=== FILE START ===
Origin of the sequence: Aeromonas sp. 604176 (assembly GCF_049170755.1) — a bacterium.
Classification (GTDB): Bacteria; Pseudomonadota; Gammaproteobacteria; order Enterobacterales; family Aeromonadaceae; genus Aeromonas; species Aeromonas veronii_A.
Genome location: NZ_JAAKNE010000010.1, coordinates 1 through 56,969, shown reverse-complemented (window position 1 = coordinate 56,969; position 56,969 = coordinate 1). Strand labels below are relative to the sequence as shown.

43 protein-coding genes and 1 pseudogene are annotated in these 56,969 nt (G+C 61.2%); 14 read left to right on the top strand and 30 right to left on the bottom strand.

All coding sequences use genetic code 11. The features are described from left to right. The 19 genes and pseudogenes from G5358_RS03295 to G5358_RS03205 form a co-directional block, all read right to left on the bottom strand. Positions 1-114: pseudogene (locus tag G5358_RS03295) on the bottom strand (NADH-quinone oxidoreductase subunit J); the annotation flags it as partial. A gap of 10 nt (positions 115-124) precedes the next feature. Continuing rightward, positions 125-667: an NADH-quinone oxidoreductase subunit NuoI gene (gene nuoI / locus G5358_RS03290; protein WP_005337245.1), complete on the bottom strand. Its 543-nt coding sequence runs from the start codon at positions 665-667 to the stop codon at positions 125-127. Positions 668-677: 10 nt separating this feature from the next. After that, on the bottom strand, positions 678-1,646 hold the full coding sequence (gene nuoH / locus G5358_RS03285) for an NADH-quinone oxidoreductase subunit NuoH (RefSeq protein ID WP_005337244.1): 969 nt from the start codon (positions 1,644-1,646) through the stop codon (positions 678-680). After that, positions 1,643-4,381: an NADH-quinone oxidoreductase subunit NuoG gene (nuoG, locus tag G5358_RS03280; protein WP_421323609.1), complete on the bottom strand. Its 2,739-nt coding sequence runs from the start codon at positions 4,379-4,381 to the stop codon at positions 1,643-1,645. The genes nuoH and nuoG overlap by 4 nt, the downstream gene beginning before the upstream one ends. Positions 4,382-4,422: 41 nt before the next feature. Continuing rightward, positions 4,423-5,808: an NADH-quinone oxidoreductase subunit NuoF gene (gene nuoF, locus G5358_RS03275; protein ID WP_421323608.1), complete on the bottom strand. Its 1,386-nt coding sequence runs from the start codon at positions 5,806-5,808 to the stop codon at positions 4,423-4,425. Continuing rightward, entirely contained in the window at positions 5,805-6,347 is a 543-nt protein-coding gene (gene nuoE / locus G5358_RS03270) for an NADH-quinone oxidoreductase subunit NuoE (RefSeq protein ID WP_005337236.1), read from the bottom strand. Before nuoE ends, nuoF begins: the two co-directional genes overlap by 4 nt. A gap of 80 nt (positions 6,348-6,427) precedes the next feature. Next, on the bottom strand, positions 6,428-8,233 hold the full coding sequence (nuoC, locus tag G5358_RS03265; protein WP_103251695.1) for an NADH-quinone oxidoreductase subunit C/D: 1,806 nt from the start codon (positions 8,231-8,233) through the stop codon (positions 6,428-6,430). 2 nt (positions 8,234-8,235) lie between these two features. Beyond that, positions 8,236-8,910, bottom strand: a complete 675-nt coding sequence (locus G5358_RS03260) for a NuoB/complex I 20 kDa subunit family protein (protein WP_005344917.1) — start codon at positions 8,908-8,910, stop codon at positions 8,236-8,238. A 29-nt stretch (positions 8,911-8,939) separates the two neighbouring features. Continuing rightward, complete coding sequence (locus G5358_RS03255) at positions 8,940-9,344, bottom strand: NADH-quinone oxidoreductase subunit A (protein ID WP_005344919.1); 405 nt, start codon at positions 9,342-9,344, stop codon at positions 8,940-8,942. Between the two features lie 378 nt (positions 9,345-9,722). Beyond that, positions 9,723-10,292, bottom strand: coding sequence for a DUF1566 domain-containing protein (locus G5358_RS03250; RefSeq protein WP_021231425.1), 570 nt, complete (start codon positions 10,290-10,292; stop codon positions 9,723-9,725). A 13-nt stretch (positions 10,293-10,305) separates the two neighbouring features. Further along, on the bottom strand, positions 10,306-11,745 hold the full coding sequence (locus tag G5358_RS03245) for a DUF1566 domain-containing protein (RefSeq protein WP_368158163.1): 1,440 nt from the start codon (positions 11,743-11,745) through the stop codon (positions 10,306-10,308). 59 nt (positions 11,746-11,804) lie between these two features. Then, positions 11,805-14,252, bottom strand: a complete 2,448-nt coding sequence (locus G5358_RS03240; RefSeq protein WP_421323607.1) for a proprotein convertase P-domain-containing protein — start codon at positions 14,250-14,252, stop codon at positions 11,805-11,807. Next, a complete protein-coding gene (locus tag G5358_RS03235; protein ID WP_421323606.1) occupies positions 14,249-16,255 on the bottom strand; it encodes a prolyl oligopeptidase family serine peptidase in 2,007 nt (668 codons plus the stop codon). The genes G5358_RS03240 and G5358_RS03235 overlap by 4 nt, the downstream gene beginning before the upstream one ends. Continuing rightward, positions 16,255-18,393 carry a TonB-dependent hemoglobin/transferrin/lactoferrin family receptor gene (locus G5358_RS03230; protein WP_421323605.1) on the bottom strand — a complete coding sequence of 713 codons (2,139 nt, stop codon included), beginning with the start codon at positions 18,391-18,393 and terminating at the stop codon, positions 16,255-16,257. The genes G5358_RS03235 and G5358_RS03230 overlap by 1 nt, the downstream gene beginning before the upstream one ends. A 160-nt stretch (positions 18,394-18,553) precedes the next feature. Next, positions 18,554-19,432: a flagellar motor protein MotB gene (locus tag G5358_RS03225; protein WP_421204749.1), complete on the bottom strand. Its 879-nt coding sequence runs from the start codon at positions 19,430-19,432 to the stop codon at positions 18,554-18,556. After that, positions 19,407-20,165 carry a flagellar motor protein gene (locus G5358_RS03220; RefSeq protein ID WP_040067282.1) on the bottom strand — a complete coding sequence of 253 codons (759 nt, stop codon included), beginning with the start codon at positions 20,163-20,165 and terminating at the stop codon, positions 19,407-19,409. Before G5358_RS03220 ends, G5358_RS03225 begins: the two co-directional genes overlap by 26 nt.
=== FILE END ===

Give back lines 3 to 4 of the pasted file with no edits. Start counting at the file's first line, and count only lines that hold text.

Genome location: NZ_JAAKNE010000010.1, coordinates 1 through 56,969, shown reverse-complemented (window position 1 = coordinate 56,969; position 56,969 = coordinate 1). Strand labels below are relative to the sequence as shown.

43 protein-coding genes and 1 pseudogene are annotated in these 56,969 nt (G+C 61.2%); 14 read left to right on the top strand and 30 right to left on the bottom strand.